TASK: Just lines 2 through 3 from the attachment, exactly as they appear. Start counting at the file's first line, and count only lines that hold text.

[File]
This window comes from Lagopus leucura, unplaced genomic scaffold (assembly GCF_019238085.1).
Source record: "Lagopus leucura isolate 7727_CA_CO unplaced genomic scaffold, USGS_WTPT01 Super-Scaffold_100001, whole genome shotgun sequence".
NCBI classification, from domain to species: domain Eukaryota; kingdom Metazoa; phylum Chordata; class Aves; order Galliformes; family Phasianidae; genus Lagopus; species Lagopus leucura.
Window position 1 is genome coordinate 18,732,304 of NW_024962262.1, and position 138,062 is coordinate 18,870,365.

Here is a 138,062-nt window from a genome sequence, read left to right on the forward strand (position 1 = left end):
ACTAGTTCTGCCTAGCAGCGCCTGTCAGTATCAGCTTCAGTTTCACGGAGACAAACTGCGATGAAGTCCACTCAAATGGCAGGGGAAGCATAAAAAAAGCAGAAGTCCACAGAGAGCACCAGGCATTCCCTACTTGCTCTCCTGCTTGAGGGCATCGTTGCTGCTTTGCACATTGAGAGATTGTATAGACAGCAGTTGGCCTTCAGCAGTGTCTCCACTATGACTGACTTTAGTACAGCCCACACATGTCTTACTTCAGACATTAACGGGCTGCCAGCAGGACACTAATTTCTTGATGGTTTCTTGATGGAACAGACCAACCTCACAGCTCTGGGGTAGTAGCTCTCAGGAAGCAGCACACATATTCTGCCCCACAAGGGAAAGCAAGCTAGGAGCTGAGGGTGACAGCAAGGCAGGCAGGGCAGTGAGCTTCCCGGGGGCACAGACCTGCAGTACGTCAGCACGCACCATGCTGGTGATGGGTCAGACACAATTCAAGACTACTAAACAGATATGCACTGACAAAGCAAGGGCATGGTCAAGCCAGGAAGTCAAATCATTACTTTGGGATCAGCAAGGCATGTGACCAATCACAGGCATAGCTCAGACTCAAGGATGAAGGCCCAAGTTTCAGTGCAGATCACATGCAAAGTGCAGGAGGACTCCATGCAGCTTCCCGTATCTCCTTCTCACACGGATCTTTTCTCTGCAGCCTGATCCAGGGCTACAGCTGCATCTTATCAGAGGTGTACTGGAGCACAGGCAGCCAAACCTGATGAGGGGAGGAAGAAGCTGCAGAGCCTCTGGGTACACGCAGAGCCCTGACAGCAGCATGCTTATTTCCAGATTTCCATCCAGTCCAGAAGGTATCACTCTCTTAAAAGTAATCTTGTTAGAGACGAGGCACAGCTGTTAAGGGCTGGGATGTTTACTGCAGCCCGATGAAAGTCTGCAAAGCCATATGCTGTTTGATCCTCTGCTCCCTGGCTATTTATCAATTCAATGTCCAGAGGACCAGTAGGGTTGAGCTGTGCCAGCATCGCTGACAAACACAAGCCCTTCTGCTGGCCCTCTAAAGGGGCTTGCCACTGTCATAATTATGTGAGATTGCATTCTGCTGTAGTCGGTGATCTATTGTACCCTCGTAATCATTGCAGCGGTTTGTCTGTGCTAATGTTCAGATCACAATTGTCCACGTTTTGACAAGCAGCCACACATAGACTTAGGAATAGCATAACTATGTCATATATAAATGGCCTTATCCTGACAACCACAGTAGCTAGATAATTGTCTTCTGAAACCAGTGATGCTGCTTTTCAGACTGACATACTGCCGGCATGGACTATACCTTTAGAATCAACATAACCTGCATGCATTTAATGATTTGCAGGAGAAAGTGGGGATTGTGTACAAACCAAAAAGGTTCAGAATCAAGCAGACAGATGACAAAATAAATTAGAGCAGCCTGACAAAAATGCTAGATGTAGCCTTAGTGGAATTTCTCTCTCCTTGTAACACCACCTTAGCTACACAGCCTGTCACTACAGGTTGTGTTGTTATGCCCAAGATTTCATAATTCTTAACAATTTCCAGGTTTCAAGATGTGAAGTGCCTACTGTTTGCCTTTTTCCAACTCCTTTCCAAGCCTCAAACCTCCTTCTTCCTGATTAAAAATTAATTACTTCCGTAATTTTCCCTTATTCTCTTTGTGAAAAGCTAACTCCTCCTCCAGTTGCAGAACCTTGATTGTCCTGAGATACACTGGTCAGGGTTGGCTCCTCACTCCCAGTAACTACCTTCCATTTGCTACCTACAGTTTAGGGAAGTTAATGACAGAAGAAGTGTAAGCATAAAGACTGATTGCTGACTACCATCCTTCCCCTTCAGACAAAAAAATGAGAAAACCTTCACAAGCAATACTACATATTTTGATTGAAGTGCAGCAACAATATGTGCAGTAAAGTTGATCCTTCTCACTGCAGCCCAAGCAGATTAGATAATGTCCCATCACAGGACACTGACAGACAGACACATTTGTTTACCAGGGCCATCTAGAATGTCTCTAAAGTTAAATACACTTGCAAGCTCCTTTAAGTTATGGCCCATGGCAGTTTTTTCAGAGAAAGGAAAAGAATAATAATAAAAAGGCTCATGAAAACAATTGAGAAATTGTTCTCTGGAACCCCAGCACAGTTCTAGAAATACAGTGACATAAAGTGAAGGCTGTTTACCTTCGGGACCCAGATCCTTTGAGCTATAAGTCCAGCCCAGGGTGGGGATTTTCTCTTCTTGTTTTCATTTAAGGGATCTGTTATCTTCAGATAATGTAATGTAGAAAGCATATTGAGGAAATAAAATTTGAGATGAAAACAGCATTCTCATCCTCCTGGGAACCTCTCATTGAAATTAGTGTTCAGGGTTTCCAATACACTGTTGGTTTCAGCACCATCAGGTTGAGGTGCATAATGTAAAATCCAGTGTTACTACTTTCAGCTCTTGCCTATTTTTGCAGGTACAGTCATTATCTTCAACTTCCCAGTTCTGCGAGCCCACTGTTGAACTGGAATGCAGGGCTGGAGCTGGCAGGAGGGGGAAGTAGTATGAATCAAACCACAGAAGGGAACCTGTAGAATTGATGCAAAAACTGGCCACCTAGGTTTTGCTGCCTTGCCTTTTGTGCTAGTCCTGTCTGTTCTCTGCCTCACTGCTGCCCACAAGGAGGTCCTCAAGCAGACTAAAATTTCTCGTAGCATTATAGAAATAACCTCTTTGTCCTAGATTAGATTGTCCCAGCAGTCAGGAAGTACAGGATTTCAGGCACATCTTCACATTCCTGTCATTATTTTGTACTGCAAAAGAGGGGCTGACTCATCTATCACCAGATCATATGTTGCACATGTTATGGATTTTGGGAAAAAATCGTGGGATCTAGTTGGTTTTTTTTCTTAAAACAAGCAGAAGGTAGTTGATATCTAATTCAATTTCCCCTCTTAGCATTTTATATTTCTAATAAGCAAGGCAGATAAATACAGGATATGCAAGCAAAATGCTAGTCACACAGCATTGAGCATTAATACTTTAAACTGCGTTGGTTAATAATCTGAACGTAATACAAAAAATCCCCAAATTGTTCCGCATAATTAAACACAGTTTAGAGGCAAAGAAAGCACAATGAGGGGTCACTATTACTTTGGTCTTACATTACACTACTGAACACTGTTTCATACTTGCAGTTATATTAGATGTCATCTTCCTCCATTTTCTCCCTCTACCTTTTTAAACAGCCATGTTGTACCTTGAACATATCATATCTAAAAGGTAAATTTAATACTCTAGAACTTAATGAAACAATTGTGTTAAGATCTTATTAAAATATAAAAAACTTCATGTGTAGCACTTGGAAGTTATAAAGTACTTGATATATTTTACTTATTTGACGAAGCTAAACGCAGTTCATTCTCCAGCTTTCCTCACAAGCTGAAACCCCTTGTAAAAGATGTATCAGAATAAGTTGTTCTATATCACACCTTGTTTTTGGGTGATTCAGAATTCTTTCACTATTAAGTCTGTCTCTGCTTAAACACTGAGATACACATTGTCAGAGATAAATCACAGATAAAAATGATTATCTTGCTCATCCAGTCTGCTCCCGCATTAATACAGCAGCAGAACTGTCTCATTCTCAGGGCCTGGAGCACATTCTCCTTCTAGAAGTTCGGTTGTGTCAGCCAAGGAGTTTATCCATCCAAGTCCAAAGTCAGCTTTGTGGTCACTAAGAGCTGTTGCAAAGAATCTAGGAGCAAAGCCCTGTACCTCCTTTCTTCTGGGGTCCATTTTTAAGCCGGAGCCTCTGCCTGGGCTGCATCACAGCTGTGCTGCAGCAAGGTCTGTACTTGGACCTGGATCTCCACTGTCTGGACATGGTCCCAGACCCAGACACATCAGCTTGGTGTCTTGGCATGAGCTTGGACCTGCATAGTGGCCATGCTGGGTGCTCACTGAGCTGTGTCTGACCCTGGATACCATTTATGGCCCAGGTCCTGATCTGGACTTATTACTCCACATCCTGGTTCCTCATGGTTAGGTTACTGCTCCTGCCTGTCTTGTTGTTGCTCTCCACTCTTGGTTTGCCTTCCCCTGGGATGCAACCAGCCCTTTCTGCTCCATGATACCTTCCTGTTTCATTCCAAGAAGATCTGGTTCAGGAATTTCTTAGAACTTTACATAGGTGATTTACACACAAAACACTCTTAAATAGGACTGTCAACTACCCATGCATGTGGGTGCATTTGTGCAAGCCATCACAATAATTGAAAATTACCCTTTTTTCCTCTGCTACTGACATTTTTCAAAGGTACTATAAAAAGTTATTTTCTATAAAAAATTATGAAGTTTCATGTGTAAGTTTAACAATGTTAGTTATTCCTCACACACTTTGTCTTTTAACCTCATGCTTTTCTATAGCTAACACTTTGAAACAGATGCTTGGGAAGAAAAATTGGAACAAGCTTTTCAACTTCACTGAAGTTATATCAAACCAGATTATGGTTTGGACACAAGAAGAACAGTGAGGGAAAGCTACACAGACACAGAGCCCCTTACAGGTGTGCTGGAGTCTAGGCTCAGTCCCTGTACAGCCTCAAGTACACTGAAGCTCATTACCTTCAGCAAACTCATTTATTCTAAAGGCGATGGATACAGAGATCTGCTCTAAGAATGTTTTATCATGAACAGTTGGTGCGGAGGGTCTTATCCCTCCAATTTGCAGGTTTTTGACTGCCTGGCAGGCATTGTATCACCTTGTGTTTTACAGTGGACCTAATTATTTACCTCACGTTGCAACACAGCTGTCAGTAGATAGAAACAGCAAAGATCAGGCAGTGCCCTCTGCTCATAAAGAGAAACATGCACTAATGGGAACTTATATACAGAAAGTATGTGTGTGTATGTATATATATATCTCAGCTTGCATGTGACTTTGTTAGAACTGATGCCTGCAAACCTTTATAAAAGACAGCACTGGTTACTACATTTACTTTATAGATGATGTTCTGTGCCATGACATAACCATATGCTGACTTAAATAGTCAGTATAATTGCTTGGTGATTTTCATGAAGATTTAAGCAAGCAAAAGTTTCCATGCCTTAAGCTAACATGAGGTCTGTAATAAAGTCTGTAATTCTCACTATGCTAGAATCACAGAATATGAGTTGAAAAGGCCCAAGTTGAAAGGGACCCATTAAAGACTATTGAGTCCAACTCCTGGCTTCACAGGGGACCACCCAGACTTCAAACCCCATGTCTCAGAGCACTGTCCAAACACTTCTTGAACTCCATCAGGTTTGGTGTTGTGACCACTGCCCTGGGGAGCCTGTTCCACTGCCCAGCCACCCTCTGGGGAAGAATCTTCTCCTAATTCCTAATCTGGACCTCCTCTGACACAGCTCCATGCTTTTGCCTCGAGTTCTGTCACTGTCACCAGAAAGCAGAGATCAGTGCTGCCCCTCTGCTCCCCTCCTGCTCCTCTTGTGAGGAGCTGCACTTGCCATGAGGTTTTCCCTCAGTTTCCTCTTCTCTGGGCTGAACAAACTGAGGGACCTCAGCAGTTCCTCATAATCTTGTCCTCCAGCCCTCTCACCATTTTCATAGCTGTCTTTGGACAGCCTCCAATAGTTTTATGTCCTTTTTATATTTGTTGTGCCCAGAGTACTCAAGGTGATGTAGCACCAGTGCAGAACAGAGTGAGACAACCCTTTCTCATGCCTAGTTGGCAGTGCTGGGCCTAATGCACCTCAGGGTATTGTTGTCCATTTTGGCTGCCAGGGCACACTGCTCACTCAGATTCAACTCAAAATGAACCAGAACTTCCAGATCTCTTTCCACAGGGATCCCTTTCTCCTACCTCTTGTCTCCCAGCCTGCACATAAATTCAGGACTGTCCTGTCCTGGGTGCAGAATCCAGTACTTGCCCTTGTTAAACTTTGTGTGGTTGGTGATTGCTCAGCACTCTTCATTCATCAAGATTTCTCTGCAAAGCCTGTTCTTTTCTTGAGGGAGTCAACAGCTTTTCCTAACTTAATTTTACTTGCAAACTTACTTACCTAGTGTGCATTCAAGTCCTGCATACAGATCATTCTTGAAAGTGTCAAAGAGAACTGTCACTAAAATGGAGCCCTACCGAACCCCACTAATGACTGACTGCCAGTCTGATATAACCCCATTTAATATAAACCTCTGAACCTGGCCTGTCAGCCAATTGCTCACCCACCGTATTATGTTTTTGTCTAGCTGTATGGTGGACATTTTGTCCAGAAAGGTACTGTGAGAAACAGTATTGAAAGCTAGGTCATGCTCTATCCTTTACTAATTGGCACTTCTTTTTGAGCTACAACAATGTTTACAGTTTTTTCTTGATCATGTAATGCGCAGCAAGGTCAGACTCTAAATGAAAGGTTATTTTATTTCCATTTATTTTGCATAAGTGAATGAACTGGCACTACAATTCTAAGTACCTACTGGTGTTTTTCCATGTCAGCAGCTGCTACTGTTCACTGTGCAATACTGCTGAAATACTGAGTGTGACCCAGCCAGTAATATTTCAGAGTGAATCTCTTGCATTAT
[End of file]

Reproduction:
Source record: "Lagopus leucura isolate 7727_CA_CO unplaced genomic scaffold, USGS_WTPT01 Super-Scaffold_100001, whole genome shotgun sequence".
NCBI classification, from domain to species: domain Eukaryota; kingdom Metazoa; phylum Chordata; class Aves; order Galliformes; family Phasianidae; genus Lagopus; species Lagopus leucura.